When it comes to trawl bycatch management in the Gulf of Alaska, many members of the fishing industry are concerned about the future for new entrants.
Two bycatch options currently before the North Pacific Fishery Management Council are alternative two, which would award catch based on harvesters’ historical participation, and alternative three, which would allocate the bycatch species among catcher boats.
Regardless of the pros and cons of each one, people are wary of established harvesters dominating the market. At Monday’s meeting in Kodiak, Council commissioner Sam Cotten proposed an overarching goal and objective statement that includes maintaining opportunities of entry.
Cotten said the state’s intent is to ensure that future participants have a similar pathway to entry as currently exists.
Later, he referenced Kodiak’s letter of input to the Council.
“Kodiak’s also made it very clear in their letter that they’re not interested in putting up any barriers for new processors,” Cotten said. “Alternative two may do that. The community of Kodiak has also asked specifically for active participation requirements as a gate to entering the fishery.”
Cotten mentioned one criticism that some people have brought up against alternative two – that it would limit new entry. Some say it would make entering the fisheries too expensive. Meanwhile, proponents for alternative three say it might open up access to entrants, and those against it say that it does little to stop the race for fish.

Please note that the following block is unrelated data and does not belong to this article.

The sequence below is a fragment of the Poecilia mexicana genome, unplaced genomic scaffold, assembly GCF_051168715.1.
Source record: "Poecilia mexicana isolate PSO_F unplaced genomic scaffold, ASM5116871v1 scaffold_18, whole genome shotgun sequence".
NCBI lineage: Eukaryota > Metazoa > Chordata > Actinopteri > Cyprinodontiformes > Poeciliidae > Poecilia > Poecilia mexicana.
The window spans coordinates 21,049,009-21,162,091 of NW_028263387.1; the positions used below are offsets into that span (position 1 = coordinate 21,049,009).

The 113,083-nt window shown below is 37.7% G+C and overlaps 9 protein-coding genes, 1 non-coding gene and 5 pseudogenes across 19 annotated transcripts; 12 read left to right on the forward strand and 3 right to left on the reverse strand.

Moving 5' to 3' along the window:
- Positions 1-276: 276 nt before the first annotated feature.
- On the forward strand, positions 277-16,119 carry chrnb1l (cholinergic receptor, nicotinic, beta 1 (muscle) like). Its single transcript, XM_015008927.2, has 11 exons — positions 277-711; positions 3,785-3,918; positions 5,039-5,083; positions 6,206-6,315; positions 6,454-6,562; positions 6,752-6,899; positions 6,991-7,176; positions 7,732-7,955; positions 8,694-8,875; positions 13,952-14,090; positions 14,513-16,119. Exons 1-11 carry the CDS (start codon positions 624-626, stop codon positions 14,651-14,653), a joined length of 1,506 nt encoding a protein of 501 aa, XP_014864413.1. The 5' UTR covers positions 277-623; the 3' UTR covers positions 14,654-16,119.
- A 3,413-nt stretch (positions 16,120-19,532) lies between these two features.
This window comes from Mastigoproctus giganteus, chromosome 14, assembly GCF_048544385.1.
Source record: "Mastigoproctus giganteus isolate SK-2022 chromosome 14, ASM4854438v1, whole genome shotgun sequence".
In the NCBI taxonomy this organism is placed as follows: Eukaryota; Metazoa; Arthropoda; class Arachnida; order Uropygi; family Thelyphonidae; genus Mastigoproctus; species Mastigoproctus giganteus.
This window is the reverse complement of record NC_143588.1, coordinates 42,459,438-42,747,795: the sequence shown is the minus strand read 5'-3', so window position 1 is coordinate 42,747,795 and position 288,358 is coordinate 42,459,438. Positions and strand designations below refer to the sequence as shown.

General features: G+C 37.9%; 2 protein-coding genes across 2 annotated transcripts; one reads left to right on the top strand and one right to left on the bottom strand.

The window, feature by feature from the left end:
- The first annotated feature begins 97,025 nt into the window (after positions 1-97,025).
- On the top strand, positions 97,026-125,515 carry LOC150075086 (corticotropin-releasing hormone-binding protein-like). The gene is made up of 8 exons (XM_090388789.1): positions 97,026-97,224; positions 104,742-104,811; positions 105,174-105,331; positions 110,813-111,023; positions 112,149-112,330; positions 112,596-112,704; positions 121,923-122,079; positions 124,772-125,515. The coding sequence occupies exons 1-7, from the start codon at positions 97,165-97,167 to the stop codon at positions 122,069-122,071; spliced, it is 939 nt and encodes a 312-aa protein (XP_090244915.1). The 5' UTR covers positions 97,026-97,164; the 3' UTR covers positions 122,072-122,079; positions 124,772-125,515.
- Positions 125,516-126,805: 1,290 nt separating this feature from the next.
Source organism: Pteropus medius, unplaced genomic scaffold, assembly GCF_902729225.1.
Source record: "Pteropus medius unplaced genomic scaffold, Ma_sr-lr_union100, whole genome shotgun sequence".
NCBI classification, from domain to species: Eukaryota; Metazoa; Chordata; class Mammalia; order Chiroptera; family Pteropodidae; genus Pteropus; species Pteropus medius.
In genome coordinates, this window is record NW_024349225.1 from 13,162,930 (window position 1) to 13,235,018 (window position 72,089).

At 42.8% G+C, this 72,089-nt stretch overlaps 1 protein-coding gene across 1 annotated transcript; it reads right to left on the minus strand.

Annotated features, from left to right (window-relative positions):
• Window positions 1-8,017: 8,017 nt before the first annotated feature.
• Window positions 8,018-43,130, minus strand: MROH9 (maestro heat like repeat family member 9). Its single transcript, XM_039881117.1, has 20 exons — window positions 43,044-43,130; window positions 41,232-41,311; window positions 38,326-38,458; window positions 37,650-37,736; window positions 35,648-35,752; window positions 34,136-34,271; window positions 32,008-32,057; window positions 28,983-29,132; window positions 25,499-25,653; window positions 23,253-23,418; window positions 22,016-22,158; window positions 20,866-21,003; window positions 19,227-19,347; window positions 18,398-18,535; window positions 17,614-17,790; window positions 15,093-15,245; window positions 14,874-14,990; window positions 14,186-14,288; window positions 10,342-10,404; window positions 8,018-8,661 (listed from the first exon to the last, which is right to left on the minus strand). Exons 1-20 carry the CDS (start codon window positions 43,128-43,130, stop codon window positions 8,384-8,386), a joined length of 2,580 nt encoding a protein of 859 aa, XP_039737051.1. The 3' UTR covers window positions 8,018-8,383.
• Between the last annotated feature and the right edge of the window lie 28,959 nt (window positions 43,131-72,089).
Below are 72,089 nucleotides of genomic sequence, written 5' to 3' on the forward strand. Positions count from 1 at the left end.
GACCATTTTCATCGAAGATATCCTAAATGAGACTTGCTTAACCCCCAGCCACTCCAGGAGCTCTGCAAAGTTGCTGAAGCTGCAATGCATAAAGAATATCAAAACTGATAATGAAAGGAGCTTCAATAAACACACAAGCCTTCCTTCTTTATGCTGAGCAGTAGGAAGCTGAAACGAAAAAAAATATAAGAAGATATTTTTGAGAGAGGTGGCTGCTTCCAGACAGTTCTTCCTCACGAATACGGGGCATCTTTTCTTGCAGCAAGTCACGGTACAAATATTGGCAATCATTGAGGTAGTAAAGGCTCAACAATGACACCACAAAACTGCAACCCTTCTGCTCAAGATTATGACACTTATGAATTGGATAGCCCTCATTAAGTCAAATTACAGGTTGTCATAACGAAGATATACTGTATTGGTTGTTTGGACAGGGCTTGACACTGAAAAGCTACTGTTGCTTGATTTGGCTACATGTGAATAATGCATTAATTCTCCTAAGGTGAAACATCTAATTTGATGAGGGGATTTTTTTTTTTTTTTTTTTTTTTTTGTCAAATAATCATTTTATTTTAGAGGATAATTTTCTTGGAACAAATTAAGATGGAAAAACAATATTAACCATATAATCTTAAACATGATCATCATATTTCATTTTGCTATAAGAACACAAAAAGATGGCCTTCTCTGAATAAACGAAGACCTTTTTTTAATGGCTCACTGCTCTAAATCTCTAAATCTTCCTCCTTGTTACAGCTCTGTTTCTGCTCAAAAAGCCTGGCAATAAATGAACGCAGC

When it came time for comment, Councilman Craig Cross took issue with some wording in the statement, that the bycatch program should maintain the opportunity for entry by “limiting the duration of harvest privileges that may be allocated” with regard to target species and / or prohibited species.
“I’m a little confused because you’re being very prescriptive about one particular way to maintain opportunity, and there’s many more that we could do, and so I’m just wondering if your intent is to limit it with just that one, or if it’s just an example?” Cotten said. “But I think we would – you as the commissioner – and the council we’d want to have the opportunity to use many things to maintain opportunity.”
For instance, loan programs and set-asides, which Cotten said are also viable options, to which Cross responded that they need to do some wordsmithing to make that clear in the statement.
Councilman Glenn Merrill suggested an amendment to the motion, which altered the language as follows.
“The overarching goal of the Gulf of Alaska Trawl Bycatch Management program is to promote the fleet tools for the effective management and reduction of PSC and bycatch, and promote increased utilization of both target and secondary species while minimizing economic barriers for new participants by limiting harvest privileges that may be allocated (target species and/or prohibited species) to maintain opportunity for entry into the GOA trawl fisheries,” Merrill said.
The main motion passed with that amendment included and may be subject to public comment in the future.
Furthermore, while the Council did not decide on a bycatch alternative at its meeting, it did adopt a series of revisions to the alternatives on the table.